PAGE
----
Food fraud is the deception of consumers using food products, ingredients and packaging for economic gain. Although food fraud has only recently received heightened attention, it’s been around a long time.
In ancient Rome, lead was added to wine to make it taste sweeter. In the Middle East, spices were mixed with seeds, stones, or dust to increase the volume of the product to make it seem like the consumer was getting more for their money. Today the size and intensity of food fraud incidents have increased due to the increasingly complex and connected global economy.It’s estimated that food fraud may cost the global food industry between 10 and 15 billion per year, roughly 10% of all food products sold.
Let’s take a closer look at food fraud and walk through what you can do to prevent it.
Characteristics of Food Fraud
Although it is intentionally done for monetary gain, it’s not done to harm people. In this way, it is different from the intentional adulteration covered by your facility’s food defense plan. Food fraud most often affects quality, but I can become a food safety issue as well. For example, people can be harmed if an undeclared allergen or unsafe chemical gets into their food. The foods most affected by food fraud are more expensive ingredients or products that can be replaced or modified by a lower cost food, without anyone easily detecting the fraud. More than half of all food fraud happens with liquid products such as honey, olive oil, milk, and fruit juices. Meat, seafood, organic foods, coffee, and certain high value spices such as saffron and pepper are also highly susceptible.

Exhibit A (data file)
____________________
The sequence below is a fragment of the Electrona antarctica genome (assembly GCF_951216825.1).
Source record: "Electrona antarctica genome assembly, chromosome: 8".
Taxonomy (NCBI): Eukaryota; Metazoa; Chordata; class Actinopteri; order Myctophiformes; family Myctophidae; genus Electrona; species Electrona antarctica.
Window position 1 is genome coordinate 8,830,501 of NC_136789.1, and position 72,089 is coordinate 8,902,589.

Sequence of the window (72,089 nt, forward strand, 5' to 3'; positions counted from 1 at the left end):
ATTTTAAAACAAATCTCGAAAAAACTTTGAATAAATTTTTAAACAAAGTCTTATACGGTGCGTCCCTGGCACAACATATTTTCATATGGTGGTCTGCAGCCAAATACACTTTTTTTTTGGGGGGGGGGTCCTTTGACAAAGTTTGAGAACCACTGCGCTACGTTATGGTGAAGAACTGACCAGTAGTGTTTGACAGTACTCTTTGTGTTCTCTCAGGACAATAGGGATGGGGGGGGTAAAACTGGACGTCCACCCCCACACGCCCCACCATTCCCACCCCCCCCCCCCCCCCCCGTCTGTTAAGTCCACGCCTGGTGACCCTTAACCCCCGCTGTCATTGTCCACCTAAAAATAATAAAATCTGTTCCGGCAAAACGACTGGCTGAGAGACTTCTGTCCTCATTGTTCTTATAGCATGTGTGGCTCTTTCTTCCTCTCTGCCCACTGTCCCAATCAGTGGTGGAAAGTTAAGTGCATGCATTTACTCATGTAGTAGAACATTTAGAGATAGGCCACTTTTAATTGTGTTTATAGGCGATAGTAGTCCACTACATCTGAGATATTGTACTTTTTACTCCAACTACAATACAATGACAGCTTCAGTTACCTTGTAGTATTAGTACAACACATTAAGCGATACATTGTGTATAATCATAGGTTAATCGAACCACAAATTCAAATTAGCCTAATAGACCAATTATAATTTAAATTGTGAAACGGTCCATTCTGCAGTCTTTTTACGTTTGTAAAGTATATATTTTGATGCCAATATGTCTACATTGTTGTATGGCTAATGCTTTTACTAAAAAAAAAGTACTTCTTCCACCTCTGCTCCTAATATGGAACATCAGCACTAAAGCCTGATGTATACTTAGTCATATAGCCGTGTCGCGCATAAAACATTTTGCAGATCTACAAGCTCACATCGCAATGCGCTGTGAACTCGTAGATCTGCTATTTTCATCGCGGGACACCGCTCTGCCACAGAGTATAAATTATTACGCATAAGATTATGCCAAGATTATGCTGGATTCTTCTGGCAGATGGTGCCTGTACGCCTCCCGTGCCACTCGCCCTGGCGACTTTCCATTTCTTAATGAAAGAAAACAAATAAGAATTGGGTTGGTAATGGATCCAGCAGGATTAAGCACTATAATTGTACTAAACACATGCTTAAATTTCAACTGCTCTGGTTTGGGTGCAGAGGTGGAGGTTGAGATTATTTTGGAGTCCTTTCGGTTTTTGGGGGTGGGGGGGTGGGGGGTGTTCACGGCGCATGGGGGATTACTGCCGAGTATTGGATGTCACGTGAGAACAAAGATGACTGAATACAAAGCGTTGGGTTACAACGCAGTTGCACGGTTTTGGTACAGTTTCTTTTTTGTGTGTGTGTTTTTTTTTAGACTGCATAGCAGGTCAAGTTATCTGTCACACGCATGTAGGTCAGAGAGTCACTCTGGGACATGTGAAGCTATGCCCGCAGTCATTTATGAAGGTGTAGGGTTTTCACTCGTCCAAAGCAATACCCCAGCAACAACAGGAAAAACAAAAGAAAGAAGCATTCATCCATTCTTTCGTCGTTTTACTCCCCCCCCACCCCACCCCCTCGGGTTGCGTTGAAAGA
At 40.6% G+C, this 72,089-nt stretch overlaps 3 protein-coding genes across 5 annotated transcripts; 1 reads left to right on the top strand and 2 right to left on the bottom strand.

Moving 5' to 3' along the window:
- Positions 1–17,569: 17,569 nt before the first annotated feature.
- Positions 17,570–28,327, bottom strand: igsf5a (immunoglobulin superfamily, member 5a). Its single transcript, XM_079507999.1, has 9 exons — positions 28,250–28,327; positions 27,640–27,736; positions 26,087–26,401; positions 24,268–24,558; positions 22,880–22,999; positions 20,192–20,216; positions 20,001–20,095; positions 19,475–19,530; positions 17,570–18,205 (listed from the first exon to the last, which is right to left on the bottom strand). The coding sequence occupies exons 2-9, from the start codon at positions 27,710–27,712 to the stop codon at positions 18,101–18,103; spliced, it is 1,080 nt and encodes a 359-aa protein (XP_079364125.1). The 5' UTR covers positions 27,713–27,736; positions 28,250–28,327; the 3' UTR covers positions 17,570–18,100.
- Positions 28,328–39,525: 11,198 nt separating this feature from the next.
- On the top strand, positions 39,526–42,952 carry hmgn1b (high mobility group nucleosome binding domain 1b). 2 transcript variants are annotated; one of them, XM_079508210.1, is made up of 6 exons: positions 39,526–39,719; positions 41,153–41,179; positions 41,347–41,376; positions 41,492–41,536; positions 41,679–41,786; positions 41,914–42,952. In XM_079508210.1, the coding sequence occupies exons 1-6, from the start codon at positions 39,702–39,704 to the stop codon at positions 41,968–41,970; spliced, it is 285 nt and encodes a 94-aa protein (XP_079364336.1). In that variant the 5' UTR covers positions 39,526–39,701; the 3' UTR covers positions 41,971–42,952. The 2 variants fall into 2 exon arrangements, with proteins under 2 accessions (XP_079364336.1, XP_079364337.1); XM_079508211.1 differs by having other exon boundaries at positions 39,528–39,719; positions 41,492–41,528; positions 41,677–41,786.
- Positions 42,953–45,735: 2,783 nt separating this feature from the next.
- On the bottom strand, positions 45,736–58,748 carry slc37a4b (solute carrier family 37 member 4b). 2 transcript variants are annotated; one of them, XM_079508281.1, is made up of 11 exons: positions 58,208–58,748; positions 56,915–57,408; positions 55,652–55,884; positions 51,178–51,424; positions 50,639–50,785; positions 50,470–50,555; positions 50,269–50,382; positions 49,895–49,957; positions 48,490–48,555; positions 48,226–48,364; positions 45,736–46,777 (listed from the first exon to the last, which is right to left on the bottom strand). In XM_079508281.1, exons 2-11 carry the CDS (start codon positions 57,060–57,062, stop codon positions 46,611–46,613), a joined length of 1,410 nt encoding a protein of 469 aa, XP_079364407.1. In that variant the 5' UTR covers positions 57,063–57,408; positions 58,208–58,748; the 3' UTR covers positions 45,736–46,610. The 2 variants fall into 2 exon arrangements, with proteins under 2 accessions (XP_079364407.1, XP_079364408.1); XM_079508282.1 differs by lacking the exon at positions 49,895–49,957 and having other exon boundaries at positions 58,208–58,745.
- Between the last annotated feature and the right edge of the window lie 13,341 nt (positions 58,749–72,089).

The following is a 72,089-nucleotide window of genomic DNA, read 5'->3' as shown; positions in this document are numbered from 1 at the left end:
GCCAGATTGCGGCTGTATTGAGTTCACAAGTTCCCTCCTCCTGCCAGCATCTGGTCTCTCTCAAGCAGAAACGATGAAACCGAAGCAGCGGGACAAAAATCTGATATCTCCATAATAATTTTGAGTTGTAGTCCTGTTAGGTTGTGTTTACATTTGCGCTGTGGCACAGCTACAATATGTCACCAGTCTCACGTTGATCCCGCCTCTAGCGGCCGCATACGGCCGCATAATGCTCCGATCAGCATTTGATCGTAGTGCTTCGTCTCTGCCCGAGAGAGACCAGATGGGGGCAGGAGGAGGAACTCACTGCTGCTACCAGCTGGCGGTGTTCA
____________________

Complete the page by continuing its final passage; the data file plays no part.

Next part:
Types of Food Fraud
Substitution - When one or more ingredients are replaced with cheaper alternatives, or if a wrong ingredient is intentionally added to a recipe. Substitution can create a food safety hazards if the undeclared ingredient contained a food allergen or made the product in question unsafe to eat.
Mislabeling - When an ingredient is misrepresented in order to sell the product at a higher price, or putting less of a product into a package than is supposed to be there.
Omission - When an ingredient that is declared on a product label is intentionally left out of the product.
Concealment - The adding of substances to hide inferiority
Diversion - The distribution of legitimate products outside of intended regulated 'safer' channels. This often goes hand in hand with theft
Dilution - The addition of substances which reduce product concentration and increase profits.
Counterfeiting - Copying food without following necessary food safety standards. For example, filling water bottles using tap water and then selling the bottles as a more expensive brand.
How You Can Prevent Food Fraud
Food fraud can happen anywhere in the supply chain. This is why we all must work together to prevent food fraud. Learn how to prevent food fraud in your facility with Zosi’s frontline worker training. Our easy, online curriculum helps those closest to your product understand food fraud, prevention strategies, and their role in execution. Browse our frontline food safety courses here